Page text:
While many architectural practices are built on design, design and more design, IPA believes that the architectural practice should be more encompassing and also consider craft, process, and technology. In doing so we believe our projects result in better outcomes. IPA has built it’s practice on the tenants of Design, Craft, Process and Technology.
Not all design is good design. Just because a kitchen was designed to have a refrigerator, stove, sink and dishwasher does not mean that the kitchen will work well. All too often designers do not have the life experiences or ability to find the best solution. IPA works hard to study every project’s needs to find a solution that functions well.
“If given the task I can design anything including something completely opposite from a building. For example I can design a shoe and it would work and function just as well or better than any commercially available product sitting on a store shelf today.”
– Jake Boen, Founder of In Place Architecture, PLLC.
If you have known Jake for any length of time and discuss design you may have heard a variant of the shoe design quote. The process of design is to understand precedent designs of similar scope, study needs, function, materials and assembly of said materials. Designing a building is no different than designing something as opposite as a shoe. Jake is not afraid to dig deep, ask questions, and learn something new on every project.
Jake practices architecture with a passion for the “Craft”. He believes that one must understand though doing and learning. Jake is an architect who is not afraid to understand and practice the design of all building trades. Structural, mechanical, and electrical engineering? Not a problem. Jake has years of experience designing these systems in residential and commercial structures which gives him an advantage above many architects who must solely rely on their consulting engineers to design these types of integral systems.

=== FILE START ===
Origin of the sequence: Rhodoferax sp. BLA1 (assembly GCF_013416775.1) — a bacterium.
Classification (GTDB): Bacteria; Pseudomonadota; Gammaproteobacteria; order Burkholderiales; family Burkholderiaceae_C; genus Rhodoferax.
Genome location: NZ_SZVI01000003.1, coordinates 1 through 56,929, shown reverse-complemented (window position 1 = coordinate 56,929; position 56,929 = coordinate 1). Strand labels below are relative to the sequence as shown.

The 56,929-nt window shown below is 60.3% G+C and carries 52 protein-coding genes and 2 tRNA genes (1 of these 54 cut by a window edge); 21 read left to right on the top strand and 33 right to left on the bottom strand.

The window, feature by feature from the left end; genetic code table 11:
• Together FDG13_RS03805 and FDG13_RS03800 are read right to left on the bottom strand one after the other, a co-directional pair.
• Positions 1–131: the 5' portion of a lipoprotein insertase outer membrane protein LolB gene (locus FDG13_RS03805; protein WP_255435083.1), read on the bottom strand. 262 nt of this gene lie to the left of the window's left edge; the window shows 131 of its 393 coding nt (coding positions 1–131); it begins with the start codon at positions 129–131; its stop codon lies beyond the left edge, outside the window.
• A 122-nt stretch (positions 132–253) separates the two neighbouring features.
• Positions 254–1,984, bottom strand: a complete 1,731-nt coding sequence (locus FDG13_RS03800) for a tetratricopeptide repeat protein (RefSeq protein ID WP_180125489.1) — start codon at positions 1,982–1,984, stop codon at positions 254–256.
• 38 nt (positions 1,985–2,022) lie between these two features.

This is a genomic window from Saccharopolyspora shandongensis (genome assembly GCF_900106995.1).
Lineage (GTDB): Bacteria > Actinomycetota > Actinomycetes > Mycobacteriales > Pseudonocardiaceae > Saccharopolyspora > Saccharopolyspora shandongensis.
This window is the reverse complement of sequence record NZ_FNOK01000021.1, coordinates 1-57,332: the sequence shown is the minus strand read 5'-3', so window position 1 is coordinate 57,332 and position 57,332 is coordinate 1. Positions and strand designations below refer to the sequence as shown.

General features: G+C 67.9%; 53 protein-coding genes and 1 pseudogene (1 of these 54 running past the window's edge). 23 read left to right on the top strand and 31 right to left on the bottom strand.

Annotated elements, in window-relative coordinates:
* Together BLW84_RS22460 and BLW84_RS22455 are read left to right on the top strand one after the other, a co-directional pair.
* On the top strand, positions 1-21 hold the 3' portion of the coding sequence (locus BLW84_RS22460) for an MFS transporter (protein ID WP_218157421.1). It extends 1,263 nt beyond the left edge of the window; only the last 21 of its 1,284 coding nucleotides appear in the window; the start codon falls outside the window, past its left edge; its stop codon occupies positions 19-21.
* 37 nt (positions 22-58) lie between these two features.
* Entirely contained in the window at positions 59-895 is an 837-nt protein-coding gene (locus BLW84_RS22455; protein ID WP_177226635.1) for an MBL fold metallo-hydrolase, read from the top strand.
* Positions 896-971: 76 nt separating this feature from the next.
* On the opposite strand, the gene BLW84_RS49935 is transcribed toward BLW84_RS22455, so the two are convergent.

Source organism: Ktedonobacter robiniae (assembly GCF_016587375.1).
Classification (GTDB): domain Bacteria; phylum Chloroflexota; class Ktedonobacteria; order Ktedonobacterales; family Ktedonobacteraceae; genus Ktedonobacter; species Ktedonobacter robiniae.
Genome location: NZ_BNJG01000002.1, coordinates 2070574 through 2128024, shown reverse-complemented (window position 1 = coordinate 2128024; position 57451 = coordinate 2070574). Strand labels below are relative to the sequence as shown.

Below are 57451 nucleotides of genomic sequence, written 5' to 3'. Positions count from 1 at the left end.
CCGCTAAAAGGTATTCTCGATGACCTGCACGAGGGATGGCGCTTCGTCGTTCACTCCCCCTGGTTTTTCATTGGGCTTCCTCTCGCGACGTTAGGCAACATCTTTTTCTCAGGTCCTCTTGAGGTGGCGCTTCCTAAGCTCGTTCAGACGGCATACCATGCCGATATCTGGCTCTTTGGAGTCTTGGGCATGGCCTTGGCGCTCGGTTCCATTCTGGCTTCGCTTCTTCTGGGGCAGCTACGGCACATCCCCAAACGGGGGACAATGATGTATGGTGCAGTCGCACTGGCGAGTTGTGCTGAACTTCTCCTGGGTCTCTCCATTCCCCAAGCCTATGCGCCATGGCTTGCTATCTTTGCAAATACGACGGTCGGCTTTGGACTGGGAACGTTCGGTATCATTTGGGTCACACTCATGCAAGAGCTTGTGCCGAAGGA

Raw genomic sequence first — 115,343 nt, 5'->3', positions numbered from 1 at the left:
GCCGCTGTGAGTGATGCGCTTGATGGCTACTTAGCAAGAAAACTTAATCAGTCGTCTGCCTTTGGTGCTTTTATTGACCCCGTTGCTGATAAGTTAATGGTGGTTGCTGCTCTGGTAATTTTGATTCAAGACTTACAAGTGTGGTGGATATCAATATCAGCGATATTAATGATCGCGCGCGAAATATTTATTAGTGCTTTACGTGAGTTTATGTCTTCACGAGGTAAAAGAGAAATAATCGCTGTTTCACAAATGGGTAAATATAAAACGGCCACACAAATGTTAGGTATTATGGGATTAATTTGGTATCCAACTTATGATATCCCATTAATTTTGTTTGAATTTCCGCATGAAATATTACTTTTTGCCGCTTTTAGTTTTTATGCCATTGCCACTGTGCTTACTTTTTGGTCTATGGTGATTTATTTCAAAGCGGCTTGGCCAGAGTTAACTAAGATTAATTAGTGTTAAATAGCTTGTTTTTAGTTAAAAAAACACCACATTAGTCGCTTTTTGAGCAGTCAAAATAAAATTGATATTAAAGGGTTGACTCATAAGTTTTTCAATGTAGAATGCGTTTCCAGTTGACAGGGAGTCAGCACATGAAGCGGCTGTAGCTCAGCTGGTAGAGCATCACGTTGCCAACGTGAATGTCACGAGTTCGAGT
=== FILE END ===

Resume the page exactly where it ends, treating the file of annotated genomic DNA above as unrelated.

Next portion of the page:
“Using the new design technologies in the old paradigm is like buying a pneumatic nail gun and using it to pound nails”
– Jim Balding, Collogue and Founder, The ANT Group.
In the practice of Architecture Jake is a “next generation architect” and was raised on a computer, and it shows. Since 2002 Jake has been using Autodesk Revit Architecture and Revit MEP (mechanical, electrical, and plumbing) to produce BIM (Building Information Modeling) architectural and engineering designs and produce construction documents. Jake is an Autodesk Revit Certified Professional and has taught software courses at Pima Community College and co-presented at Autodesk University in Las Vegas, NV. As a co-founder of the Southern Arizona Revit Users Group Jake has experience teaching and sharing what he has learned in his daily practice. Jake also uses various other software and hardware during IPA’s daily practice to facilitate project design for architectural, structural engineering, mechanical, and energy modeling and calculations.
“I think the most amazing thing about the slide rule is that you start to think about math in geographical terms. You begin to know where the right answer is supposed to be and that's what engineering students here at MIT or anywhere in the country began to understand is, when they looked at that initial equation, they had a sense of where they were supposed to find the answer.”
IPA realizes and understands that sometimes technology isn’t appropriate for everything and that we need to go back to the foundations or to our tenant of Craft. Manual drafting, or long-hand calculations are sometimes more efficient and suite the project’s needs or schedule better than getting stuck on technological answers. Experience through our hands-on approach helps to guide our use of appropriate technology.